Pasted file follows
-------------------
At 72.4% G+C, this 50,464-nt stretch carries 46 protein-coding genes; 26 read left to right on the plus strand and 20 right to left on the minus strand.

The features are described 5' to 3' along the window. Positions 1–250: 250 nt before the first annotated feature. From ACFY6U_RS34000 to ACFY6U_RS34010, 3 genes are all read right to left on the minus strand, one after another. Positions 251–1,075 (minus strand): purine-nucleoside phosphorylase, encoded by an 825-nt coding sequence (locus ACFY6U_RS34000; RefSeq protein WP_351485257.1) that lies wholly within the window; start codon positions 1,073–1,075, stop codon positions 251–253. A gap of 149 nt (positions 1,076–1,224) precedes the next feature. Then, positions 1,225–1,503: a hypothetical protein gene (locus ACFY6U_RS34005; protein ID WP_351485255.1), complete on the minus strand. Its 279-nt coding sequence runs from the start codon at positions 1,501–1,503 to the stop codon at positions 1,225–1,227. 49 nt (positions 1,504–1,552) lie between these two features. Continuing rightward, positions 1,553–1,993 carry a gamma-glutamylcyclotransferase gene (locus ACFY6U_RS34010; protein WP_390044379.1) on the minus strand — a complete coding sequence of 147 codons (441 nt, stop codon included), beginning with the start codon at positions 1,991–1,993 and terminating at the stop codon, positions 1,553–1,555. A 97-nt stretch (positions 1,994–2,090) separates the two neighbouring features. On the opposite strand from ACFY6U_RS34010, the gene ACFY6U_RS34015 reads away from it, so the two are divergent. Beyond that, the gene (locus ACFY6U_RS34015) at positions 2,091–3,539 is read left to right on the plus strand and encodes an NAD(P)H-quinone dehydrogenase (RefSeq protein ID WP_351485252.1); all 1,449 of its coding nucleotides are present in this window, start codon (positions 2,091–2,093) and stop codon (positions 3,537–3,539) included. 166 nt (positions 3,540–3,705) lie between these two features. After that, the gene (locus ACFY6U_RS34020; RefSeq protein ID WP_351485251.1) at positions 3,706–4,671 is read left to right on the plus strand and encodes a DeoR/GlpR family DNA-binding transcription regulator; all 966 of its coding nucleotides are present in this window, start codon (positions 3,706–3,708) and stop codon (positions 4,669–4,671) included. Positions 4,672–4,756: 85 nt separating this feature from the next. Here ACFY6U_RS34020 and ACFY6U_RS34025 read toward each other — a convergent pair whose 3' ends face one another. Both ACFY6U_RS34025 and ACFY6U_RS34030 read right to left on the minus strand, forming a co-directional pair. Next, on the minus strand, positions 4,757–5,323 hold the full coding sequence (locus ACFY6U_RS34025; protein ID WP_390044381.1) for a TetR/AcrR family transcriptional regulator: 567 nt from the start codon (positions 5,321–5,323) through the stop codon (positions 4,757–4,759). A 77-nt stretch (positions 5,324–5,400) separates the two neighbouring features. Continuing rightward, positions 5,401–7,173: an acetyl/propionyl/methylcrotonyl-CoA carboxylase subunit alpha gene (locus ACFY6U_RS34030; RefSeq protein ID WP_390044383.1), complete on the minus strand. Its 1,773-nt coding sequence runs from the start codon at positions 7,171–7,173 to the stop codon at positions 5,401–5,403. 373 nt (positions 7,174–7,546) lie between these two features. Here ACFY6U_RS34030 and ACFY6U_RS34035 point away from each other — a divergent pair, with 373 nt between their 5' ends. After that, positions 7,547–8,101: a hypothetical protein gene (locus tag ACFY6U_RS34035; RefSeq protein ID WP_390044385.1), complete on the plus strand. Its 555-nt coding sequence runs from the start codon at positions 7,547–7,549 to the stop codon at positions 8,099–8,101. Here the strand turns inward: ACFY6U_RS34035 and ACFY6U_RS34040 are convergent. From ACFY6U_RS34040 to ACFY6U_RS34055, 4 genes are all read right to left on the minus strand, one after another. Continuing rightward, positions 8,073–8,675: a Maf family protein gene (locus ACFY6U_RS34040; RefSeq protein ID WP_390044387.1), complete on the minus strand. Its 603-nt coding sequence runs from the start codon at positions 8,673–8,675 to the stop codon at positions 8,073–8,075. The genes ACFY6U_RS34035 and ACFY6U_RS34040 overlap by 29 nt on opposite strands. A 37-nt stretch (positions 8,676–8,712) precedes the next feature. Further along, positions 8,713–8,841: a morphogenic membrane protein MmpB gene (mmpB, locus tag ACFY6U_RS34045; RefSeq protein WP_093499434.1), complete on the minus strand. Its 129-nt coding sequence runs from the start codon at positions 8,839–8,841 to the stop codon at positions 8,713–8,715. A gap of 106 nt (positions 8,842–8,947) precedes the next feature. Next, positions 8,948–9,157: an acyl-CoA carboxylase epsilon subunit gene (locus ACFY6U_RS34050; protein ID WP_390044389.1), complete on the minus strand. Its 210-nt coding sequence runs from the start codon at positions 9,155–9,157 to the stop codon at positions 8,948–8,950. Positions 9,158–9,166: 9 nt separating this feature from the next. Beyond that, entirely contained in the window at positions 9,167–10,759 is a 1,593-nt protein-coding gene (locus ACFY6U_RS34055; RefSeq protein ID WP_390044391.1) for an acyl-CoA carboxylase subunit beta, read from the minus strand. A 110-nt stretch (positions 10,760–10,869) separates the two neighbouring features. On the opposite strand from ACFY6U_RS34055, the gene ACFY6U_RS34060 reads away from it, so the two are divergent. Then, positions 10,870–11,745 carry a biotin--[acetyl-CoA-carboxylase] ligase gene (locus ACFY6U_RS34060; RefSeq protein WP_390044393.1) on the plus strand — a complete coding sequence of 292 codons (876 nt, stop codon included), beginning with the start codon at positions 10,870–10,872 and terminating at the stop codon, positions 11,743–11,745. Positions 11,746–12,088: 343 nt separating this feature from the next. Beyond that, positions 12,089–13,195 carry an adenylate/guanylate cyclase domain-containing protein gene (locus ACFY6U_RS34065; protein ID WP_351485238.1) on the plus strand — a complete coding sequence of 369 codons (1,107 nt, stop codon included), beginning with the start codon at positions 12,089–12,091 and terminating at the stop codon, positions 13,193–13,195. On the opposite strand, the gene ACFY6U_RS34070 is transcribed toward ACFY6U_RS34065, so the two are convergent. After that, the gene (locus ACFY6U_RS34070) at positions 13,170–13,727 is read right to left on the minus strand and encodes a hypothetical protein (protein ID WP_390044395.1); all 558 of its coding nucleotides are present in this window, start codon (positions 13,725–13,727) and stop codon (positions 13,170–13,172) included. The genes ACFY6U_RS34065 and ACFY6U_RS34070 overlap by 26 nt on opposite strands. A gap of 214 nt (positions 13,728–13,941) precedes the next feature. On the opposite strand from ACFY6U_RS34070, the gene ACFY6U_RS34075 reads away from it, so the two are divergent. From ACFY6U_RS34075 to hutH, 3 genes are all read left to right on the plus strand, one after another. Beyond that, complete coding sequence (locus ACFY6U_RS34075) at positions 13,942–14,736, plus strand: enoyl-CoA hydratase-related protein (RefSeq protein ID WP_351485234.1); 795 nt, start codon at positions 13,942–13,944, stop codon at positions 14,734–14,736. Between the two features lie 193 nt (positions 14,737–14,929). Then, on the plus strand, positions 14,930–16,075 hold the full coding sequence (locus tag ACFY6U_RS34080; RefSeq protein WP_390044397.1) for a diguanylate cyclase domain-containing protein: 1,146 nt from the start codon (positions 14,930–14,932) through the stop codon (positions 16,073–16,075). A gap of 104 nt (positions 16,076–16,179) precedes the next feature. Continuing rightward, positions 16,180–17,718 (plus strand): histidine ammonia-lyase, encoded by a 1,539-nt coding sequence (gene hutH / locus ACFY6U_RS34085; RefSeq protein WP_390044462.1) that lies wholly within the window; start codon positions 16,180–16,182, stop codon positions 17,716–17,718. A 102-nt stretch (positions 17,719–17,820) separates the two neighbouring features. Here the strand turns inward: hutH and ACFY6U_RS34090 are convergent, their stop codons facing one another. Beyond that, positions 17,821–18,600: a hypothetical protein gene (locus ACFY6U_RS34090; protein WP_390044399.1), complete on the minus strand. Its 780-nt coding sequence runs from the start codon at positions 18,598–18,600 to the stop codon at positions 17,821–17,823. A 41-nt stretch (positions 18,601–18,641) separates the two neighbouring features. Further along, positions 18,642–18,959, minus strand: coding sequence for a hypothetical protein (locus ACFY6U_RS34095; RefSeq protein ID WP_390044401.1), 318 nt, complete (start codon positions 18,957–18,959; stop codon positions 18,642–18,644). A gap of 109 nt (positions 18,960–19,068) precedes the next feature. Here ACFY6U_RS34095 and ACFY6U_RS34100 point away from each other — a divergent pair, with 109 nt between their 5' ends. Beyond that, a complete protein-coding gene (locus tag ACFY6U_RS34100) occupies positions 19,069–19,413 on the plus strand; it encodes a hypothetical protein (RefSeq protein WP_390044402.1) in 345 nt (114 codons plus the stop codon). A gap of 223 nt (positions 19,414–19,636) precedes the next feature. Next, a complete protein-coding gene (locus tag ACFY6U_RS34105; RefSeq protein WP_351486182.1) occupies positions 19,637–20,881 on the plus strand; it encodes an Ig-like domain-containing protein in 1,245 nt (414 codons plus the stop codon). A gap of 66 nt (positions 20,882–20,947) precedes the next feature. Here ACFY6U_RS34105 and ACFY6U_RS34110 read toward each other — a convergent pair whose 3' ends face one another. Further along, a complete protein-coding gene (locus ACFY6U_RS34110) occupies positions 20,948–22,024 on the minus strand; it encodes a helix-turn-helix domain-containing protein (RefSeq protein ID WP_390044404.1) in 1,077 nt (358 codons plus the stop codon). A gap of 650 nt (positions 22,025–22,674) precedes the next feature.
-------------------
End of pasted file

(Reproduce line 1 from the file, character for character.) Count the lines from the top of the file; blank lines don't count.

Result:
At 72.4% G+C, this 50,464-nt stretch carries 46 protein-coding genes; 26 read left to right on the plus strand and 20 right to left on the minus strand.